Over the past few weeks, Sharpton has kept a high profile, promising to lead weekly demonstrations until new charges are brought against police detectives acquitted of manslaughter April 25 in the November 2006 death of Sean Bell.
"He is as focused as ever," said Rep. Gregory W. Meeks, a Queens Democrat who has also rallied for police reforms since the Bell case. "He is probably more effective now than he was in the past, than he has ever been."
Sharpton was arrested and spent a few hours in jail Wednesday for being among the marchers who blocked the Brooklyn Bridge to protest the verdict.
On Thursday, Sharpton said he may soon add another cause — the case of three shooting suspects who appeared to have been beaten and kicked by police during an arrest in Philadelphia.
Sharpton has been investigated before, and always walked away clean.
In 1990, he was acquitted of tax fraud and charges that he stole from one of his charities. He followed that up with what was essentially another victory in a tax case by pleading guilty to a misdemeanor charge of failing to file a state return.
In the latest probe, the official overseeing the investigation is U.S. Attorney Benton Campbell — the same Brooklyn-based prosecutor whom Sharpton is urging to file criminal charges in the Bell shooting. Campbell's office has said it is reviewing the case but declined to comment further.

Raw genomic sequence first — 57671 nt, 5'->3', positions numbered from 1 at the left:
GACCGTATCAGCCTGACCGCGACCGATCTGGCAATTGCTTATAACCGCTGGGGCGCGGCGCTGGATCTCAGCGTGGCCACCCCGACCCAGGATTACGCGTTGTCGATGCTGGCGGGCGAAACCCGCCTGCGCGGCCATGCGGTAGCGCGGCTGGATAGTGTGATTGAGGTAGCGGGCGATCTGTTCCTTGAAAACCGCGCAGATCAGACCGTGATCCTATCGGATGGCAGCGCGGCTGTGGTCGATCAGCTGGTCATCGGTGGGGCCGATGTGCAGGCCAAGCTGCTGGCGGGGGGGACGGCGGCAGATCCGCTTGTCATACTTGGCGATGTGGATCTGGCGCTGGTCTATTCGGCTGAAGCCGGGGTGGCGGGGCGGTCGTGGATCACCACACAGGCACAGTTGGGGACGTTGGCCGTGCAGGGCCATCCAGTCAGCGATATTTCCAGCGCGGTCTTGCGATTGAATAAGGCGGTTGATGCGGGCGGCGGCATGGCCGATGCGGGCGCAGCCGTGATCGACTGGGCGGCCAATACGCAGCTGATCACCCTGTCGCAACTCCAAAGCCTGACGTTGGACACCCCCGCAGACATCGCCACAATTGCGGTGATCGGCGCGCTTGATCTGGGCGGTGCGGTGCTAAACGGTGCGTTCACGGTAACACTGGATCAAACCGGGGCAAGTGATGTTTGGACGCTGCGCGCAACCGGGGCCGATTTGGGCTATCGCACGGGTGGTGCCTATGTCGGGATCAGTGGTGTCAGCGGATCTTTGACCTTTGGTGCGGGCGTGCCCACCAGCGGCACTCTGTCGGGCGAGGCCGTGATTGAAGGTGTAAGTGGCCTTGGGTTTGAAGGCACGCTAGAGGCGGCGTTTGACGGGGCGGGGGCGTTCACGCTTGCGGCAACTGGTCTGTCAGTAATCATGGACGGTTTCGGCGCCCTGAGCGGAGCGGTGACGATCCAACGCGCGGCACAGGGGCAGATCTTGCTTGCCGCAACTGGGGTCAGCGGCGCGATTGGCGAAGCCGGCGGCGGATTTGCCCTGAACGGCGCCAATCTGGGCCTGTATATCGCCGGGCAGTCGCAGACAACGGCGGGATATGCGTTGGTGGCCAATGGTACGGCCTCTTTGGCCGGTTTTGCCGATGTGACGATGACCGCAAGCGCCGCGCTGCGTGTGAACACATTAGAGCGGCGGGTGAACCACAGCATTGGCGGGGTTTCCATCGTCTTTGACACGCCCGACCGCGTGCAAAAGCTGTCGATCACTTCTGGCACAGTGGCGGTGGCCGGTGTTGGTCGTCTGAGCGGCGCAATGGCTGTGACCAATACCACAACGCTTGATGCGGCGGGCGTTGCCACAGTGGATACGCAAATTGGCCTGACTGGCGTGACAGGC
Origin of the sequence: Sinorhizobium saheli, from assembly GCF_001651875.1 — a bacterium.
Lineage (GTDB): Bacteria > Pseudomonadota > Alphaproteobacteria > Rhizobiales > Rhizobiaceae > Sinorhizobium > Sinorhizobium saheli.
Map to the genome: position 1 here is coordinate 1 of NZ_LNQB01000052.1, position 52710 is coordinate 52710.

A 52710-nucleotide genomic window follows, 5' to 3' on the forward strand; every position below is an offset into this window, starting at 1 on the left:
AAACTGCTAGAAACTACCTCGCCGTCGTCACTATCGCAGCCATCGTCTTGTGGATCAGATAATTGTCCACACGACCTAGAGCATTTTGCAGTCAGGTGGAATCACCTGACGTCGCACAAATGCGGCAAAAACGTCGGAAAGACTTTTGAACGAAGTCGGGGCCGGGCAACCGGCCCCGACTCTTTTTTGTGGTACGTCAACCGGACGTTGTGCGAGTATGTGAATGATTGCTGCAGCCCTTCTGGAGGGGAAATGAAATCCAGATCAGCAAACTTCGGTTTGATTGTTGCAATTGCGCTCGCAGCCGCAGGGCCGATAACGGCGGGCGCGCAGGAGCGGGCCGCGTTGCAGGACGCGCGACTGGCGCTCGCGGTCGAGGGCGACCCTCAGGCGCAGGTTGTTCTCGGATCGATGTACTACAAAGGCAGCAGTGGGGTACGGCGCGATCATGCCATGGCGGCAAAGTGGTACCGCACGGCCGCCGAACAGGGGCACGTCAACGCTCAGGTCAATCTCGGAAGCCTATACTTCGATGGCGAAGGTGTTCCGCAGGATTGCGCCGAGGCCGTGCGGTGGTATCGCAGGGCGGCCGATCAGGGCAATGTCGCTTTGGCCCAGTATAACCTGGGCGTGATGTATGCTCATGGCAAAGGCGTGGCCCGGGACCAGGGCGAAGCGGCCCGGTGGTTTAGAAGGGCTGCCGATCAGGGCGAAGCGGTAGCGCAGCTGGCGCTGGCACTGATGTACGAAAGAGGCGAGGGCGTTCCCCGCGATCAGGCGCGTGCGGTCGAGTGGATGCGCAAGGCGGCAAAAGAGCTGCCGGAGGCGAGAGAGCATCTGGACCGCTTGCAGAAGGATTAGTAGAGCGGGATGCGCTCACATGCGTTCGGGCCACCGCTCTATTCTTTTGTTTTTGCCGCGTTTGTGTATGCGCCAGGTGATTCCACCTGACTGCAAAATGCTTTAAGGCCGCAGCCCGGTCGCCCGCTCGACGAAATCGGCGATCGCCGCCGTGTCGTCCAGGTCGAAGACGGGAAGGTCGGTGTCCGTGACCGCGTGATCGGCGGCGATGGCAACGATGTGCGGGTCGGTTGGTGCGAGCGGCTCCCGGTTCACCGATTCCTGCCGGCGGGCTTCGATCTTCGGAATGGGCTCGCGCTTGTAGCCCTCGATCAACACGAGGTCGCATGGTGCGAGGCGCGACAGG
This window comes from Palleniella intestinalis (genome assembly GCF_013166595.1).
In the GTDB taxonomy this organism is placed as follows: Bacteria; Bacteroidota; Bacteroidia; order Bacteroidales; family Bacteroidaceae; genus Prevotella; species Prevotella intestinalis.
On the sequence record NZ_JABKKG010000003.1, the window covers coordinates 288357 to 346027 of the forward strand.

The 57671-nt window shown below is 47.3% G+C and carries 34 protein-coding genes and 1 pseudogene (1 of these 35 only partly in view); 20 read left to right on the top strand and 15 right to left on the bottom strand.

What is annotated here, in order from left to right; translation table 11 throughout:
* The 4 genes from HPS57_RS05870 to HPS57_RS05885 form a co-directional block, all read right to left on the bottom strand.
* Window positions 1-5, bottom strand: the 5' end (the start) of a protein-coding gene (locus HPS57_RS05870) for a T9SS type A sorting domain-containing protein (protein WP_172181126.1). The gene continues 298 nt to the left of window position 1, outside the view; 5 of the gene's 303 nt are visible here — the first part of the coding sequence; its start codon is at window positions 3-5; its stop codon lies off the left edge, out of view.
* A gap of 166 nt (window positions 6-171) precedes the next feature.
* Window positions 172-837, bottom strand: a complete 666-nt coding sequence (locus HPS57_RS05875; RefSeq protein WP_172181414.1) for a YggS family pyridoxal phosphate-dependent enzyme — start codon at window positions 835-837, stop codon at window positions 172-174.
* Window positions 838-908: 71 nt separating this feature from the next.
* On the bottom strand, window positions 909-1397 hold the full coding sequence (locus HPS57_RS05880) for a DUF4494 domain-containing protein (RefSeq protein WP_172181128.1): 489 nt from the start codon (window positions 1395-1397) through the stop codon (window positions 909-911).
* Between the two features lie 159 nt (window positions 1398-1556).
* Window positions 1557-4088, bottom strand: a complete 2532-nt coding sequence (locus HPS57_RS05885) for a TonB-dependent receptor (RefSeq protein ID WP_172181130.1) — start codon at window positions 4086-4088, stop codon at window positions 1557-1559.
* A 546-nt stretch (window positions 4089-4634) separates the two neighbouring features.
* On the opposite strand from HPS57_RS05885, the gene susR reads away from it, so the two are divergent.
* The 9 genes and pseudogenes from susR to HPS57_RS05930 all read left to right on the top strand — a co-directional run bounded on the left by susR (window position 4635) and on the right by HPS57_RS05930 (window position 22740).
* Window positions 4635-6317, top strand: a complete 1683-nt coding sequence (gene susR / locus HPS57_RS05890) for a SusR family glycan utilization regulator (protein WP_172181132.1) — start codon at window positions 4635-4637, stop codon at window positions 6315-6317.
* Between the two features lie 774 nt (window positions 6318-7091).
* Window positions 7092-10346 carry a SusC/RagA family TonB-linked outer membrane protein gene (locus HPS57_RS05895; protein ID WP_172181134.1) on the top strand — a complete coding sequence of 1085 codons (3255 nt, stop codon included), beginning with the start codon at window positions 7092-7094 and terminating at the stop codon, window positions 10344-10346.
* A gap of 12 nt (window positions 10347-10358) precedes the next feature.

Sharpton's reputation has undergone a remarkable renaissance since the Tawana Brawley days in 1987, when he was accused of helping create a hoax in which the 15-year-old girl claimed she had been kidnapped and raped by a gang of whites that included a police officer and a prosecutor. A grand jury concluded that Brawley made the story up.
Since the late 1990s, his civil rights group has grown from a small outfit, with a few hundred thousand dollars in annual revenue, to an organization that now routinely takes in $1 million to $2 million per year, thanks partly to corporate support.
Donors have included beer giant Anheuser-Busch, which gave more than $100,000 last year, and Forest City Ratner, a real estate development company that courted black leaders for support of a plan to build an NBA arena in Brooklyn. PepsiCo, for several years, gave Sharpton a compensated position on one of its advisory boards.
The group also enjoys financial support from the state's top politicians.
New York Gov. David Paterson has transferred at least $28,000 from his own re-election committee to the National Action Network since 2001. Rep. Charles Rangel, a top Democrat in Congress, has been another major backer, giving at least $83,000. New York Attorney General Andrew Cuomo has given $10,000.
"Everybody who runs for office in the Democratic Party wants to meet with him," said former Mayor Ed Koch, who once battled Sharpton but now calls him a friend and a "bona fide leader."
Koch said Sharpton's past will always be an issue with some whites, and he disagreed with the decision to engage in civil disobedience over the Bell case. But the former mayor believes the respect Sharpton enjoys among blacks is well earned.
"He is willing to go to jail for them," Koch said. "And he is there when they need him."